The Lightning Network has been controversial since its introduction in 2016. As a BTC expansion solution, thousands of people in the Bitcoin community expressed their view that the lightning network does not work. Now, after a year and a half of implementation, it is still questioned because of its centralization, routing problems and poor user experience.
What is Lightning Network?
During the 2016/2017 Bitcoin expansion debate, Lightning Networks and other Tier 2 solutions were considered the best way forward for the network, rather than adding blocks. Lightning Networks uses route payment channel technology, something that Satoshi discussed on the same day.
Instead of routing the transaction to the entire network, the two users can send and receive bitcoin back and forth between each other without touching the blockchain. Even if you don't have direct access to them, the idea of Lightning Network is to pay anyone in the world.
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Let's start with the payment channel. For example, suppose Alice and Bob want to trade. They each fund 1 BTC's payment channel. This "funding" is just a special address that can be thought of as a bead on a rope with the same number of beads on each side. If Alice wants to pay Bob, she can slide the beads to his side.
In fact, those "beads" are signed transactions, both parties have signed the deal, but they have not broadcast. If either party wants to end the channel and withdraw funds, they can simply broadcast the last signed transaction and the balance will be settled on the blockchain. So Alice can send Bob 0.1 bitcoin, and Bob can send 0.2 back and forth until one party no longer wants to keep the channel active.
Now let's bring Carol. He sold some goods to Alice, but he didn't have Alice's channel. However, he does have a channel to work with Bob. With some encryption technology, Alice can send money to Bob, and Bob will slide some beads to Carol. This is done in a way that is untrusted and secure, and each party can verify the results.
Lightning Network Economics
The idea is that each node will have some passive revenue because the routing node can charge a small fee to route the transaction. These costs can be very low, even lower than these costs.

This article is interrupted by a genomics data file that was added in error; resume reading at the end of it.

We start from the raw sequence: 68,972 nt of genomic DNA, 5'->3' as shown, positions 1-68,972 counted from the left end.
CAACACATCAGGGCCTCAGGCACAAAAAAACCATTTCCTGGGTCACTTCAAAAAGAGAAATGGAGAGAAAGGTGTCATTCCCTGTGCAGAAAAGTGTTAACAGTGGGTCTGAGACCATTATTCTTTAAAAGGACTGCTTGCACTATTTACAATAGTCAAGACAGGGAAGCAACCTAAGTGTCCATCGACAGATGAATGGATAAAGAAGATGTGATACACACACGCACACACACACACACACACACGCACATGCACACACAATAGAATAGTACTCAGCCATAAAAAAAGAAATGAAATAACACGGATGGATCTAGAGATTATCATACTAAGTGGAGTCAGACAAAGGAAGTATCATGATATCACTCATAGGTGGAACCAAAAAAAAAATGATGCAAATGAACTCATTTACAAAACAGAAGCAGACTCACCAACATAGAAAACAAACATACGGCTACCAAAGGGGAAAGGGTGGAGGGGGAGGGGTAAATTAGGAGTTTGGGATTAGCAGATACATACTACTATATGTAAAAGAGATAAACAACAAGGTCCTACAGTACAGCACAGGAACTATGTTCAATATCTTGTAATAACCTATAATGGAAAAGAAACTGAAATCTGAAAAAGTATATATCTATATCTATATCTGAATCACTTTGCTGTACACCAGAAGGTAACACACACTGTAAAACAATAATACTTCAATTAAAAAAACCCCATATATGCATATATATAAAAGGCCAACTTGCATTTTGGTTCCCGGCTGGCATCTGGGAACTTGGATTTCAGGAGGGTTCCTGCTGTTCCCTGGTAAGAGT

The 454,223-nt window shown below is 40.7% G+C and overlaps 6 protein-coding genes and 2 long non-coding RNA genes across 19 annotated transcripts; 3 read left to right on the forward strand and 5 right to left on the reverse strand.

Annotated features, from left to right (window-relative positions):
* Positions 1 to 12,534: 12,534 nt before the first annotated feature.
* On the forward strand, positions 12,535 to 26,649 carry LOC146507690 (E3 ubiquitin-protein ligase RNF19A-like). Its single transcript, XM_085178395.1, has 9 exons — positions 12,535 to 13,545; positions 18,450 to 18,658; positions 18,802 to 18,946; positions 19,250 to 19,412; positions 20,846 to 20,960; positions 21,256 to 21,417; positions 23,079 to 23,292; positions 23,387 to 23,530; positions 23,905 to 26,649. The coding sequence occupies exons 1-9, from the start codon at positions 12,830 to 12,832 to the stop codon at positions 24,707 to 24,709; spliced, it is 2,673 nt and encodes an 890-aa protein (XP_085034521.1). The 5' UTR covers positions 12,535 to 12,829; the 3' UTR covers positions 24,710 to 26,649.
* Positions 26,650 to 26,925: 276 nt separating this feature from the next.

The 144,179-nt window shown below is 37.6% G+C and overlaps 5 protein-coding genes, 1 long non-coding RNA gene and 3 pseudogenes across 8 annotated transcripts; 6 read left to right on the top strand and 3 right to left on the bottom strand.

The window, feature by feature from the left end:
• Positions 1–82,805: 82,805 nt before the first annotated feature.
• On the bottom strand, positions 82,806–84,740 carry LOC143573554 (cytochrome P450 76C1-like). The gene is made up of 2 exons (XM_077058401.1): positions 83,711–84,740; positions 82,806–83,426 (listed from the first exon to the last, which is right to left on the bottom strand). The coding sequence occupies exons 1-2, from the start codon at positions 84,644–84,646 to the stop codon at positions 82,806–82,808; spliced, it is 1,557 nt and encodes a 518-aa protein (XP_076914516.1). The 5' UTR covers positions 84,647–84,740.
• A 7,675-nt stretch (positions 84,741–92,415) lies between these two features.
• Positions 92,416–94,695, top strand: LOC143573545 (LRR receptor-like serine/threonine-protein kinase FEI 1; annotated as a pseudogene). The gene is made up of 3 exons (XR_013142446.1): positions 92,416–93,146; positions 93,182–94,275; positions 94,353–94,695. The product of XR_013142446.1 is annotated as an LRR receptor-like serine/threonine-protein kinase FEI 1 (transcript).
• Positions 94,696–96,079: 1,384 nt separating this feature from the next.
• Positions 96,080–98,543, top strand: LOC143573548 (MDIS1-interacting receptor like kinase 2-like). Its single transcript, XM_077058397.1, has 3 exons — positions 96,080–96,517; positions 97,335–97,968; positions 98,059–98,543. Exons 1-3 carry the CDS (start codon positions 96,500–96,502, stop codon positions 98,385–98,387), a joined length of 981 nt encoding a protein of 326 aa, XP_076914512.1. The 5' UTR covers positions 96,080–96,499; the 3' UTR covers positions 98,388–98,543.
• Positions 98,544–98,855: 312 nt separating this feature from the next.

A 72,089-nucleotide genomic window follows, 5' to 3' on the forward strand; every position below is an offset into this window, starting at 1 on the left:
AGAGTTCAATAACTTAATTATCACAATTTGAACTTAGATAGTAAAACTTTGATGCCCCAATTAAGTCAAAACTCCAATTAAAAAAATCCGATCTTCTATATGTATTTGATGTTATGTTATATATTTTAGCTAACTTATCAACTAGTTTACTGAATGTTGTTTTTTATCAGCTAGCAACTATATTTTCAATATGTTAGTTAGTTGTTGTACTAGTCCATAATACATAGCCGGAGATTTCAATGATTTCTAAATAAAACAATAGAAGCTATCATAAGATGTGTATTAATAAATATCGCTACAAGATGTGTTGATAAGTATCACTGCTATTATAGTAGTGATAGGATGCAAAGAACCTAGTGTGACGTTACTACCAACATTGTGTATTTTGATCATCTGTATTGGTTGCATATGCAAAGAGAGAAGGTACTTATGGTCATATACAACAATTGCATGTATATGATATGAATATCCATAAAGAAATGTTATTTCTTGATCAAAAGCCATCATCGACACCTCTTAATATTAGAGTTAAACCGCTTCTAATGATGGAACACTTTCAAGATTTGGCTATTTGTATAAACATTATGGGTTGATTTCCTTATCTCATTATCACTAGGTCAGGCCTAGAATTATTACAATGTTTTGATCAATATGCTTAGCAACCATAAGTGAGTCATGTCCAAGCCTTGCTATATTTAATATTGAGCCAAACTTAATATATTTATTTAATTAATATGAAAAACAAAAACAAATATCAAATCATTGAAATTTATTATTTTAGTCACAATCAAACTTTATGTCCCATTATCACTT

According to BitcoinVisuals.com, there are currently less than 10,000 LN nodes running. The amount of network capacity or bitcoin currently locked in the LN node is approximately 850 bitcoins, which is approximately $9 million. This number has been declining in recent months, falling from the high of nearly 1100 bitcoins in April this year.
Although this sounds like a very high number, it actually accounts for only 0.0047% of today's bitcoin circulation.
Most importantly, an organization called LNBig.com currently controls about $5 million in BTC on LN. There are more than 1,800 payment channels between nodes, which are the largest entities on the LN.
On Reddit, LNBig talked about their cost structure and their outlook for LN's future. I trade 200-300 transactions per day through all nodes, up to 600 times. On the commission, I can get 5,000-10,000 seats a day. Its price is 0.4-0.8 US dollars. It costs up to $20 a month, and I spent about a thousand dollars when the channel was open, so there is no revenue right now.
Locked in $5 million in $20 in revenue. In other words, this is a return of $48 per million dollars per year locked into the network. The cost of opening and closing channels is $1,000, not to mention the hardware needed to run all of these nodes, and it seems that the entire LNBig operation is purely a philanthropy.
In Reddit's post, LNBig also said that they started shutting down unused/unresponsive channels a few months ago, so network capacity dropped by more than 200 BTC.
Can the lightning network be effective?
Despite the massive growth of the network in the first half of 2019, the number of channels and network capacity are still declining.
Ethereum founder Vitalik Buterin posted an article on second-tier technology on Twitter, specifically about Ethereum's own LN version, called Plasma. He said that as time went by, I became more and more pessimistic about more and more unchained data L2. They are just hard to build, they require too much application-level reasoning about motivation, and it's hard to generalize.
Although some supporters claim that it is working now, if the lightning network can deliver on some of its promises, more development work is needed. You need to keep your wallet online 24/7, otherwise you won't be able to receive money before remittance, or even lose all your money when your computer crashes, which makes people cautious about using lightning networks.
New technologies like splicing atomic multipathing and other technologies may take the lightning network out of its current predicament. But as of now, things are not optimistic for a year and a half after the first release of the lightning network.
This article is from bitcoinst and is compiled by the BluemountainLabs team. original